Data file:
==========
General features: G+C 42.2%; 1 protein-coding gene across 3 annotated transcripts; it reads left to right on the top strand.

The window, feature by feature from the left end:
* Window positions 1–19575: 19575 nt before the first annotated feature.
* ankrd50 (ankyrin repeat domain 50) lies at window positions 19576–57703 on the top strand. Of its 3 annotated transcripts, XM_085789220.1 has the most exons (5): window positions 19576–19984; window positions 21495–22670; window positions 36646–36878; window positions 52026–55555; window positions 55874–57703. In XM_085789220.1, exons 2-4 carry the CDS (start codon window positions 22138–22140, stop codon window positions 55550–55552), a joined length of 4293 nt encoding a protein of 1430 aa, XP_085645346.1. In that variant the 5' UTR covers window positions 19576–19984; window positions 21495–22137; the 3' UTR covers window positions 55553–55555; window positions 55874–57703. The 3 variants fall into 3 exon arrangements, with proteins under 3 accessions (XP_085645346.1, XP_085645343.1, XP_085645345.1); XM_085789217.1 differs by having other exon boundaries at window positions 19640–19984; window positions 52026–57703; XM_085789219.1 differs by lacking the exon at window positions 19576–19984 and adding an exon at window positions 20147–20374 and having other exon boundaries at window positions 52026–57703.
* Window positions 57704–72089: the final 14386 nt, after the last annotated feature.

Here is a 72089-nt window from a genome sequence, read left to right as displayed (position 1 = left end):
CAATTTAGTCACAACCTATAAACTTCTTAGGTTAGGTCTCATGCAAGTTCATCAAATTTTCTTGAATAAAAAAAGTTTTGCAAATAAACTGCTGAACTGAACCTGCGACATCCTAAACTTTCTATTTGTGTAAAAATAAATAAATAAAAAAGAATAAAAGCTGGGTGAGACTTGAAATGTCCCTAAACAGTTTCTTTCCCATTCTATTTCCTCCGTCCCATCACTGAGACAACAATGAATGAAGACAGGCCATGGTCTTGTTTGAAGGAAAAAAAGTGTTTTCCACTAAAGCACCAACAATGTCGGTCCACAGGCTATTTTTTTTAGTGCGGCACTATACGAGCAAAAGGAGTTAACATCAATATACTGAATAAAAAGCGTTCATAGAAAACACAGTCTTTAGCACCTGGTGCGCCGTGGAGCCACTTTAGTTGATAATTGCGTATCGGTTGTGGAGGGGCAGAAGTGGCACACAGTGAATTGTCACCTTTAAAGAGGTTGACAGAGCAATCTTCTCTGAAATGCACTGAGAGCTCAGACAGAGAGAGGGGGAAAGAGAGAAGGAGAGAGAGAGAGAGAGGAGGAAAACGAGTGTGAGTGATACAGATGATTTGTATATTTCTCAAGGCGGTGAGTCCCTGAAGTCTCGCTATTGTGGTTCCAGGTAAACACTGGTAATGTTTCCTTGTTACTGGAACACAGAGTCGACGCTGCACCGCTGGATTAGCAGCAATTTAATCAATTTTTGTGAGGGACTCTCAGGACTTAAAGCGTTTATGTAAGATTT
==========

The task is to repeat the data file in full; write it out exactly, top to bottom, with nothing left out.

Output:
General features: G+C 42.2%; 1 protein-coding gene across 3 annotated transcripts; it reads left to right on the top strand.

The window, feature by feature from the left end:
* Window positions 1–19575: 19575 nt before the first annotated feature.
* ankrd50 (ankyrin repeat domain 50) lies at window positions 19576–57703 on the top strand. Of its 3 annotated transcripts, XM_085789220.1 has the most exons (5): window positions 19576–19984; window positions 21495–22670; window positions 36646–36878; window positions 52026–55555; window positions 55874–57703. In XM_085789220.1, exons 2-4 carry the CDS (start codon window positions 22138–22140, stop codon window positions 55550–55552), a joined length of 4293 nt encoding a protein of 1430 aa, XP_085645346.1. In that variant the 5' UTR covers window positions 19576–19984; window positions 21495–22137; the 3' UTR covers window positions 55553–55555; window positions 55874–57703. The 3 variants fall into 3 exon arrangements, with proteins under 3 accessions (XP_085645346.1, XP_085645343.1, XP_085645345.1); XM_085789217.1 differs by having other exon boundaries at window positions 19640–19984; window positions 52026–57703; XM_085789219.1 differs by lacking the exon at window positions 19576–19984 and adding an exon at window positions 20147–20374 and having other exon boundaries at window positions 52026–57703.
* Window positions 57704–72089: the final 14386 nt, after the last annotated feature.

Here is a 72089-nt window from a genome sequence, read left to right as displayed (position 1 = left end):
CAATTTAGTCACAACCTATAAACTTCTTAGGTTAGGTCTCATGCAAGTTCATCAAATTTTCTTGAATAAAAAAAGTTTTGCAAATAAACTGCTGAACTGAACCTGCGACATCCTAAACTTTCTATTTGTGTAAAAATAAATAAATAAAAAAGAATAAAAGCTGGGTGAGACTTGAAATGTCCCTAAACAGTTTCTTTCCCATTCTATTTCCTCCGTCCCATCACTGAGACAACAATGAATGAAGACAGGCCATGGTCTTGTTTGAAGGAAAAAAAGTGTTTTCCACTAAAGCACCAACAATGTCGGTCCACAGGCTATTTTTTTTAGTGCGGCACTATACGAGCAAAAGGAGTTAACATCAATATACTGAATAAAAAGCGTTCATAGAAAACACAGTCTTTAGCACCTGGTGCGCCGTGGAGCCACTTTAGTTGATAATTGCGTATCGGTTGTGGAGGGGCAGAAGTGGCACACAGTGAATTGTCACCTTTAAAGAGGTTGACAGAGCAATCTTCTCTGAAATGCACTGAGAGCTCAGACAGAGAGAGGGGGAAAGAGAGAAGGAGAGAGAGAGAGAGAGGAGGAAAACGAGTGTGAGTGATACAGATGATTTGTATATTTCTCAAGGCGGTGAGTCCCTGAAGTCTCGCTATTGTGGTTCCAGGTAAACACTGGTAATGTTTCCTTGTTACTGGAACACAGAGTCGACGCTGCACCGCTGGATTAGCAGCAATTTAATCAATTTTTGTGAGGGACTCTCAGGACTTAAAGCGTTTATGTAAGATTT